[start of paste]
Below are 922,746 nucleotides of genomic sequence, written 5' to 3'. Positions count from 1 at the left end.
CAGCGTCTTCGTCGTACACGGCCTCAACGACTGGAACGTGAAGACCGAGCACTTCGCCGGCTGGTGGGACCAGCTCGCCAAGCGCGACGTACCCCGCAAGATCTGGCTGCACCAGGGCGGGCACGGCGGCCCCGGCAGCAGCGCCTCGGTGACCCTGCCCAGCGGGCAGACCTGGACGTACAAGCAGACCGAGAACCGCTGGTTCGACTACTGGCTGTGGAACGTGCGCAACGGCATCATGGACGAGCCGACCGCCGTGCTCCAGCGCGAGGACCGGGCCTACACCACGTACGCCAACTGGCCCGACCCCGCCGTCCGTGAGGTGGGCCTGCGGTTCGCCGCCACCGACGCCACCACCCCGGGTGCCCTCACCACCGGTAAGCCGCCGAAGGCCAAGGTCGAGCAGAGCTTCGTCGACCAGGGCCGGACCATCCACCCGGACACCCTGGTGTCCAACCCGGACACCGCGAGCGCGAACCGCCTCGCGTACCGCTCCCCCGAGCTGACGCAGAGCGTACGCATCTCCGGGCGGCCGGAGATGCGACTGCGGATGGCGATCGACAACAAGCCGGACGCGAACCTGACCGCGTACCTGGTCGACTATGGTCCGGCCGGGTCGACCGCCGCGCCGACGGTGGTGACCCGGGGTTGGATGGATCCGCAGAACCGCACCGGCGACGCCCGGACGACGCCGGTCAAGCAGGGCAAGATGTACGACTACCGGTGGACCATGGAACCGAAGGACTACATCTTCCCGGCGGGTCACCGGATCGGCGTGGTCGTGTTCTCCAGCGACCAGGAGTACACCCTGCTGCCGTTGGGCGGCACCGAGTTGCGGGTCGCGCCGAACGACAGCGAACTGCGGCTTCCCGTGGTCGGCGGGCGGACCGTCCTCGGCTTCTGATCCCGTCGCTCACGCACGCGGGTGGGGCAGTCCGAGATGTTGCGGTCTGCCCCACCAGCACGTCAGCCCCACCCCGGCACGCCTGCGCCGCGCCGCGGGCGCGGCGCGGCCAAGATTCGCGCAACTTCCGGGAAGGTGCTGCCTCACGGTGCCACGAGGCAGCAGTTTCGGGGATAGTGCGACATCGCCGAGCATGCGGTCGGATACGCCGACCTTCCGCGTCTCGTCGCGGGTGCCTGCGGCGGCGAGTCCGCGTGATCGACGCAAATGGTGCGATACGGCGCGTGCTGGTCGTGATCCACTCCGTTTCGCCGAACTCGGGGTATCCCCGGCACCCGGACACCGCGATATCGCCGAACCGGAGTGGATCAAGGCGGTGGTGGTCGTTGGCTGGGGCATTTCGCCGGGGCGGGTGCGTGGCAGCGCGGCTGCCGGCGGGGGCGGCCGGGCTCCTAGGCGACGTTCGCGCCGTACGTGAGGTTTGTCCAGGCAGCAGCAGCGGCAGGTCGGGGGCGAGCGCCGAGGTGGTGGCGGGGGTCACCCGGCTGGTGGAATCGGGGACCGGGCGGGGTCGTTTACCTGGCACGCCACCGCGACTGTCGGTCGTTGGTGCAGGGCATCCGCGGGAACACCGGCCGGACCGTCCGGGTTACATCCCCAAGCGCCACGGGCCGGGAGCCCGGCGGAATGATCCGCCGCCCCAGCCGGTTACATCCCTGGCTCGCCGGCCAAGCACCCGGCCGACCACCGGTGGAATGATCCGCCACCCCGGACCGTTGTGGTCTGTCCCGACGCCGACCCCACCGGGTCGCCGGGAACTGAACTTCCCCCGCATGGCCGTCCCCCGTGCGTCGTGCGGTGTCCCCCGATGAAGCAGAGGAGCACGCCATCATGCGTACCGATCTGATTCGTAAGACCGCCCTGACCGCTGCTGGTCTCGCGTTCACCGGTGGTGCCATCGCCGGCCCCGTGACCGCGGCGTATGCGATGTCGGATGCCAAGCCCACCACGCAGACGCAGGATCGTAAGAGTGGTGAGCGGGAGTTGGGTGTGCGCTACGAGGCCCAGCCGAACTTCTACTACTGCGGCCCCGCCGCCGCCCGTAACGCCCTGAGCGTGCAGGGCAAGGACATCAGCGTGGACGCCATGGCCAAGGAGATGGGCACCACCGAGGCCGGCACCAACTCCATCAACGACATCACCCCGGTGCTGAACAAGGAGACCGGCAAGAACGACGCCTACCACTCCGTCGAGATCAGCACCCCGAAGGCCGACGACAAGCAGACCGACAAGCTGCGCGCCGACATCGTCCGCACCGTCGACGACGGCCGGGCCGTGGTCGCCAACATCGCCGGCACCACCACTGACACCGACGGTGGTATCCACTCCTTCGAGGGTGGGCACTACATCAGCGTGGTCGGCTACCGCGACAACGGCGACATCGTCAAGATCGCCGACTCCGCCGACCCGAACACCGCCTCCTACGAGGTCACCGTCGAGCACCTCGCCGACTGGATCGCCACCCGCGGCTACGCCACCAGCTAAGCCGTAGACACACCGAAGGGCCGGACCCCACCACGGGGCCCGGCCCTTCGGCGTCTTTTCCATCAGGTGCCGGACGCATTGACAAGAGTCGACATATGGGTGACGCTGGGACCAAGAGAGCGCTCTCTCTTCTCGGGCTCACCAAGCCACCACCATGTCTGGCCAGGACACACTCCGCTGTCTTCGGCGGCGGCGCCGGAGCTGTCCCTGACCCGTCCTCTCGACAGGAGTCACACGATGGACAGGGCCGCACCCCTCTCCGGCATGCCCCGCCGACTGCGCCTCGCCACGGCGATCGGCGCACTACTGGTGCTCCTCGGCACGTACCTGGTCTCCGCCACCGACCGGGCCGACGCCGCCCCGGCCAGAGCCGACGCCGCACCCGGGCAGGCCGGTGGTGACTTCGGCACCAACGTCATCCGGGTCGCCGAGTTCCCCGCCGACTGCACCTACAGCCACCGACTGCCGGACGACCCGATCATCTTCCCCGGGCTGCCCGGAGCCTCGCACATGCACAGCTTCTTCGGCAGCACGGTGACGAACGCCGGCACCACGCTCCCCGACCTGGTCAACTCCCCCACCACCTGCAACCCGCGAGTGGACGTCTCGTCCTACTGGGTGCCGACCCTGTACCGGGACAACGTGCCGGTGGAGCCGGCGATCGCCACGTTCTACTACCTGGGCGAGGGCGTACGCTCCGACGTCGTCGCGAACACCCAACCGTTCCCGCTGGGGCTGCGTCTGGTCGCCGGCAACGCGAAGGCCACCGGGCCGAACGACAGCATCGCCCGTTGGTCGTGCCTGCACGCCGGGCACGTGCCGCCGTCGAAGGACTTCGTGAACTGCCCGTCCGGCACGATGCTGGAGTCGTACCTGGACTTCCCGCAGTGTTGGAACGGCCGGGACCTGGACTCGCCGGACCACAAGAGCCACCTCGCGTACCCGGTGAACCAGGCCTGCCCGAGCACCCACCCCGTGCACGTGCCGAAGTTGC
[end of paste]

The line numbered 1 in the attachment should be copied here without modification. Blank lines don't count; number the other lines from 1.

Below are 922,746 nucleotides of genomic sequence, written 5' to 3'. Positions count from 1 at the left end.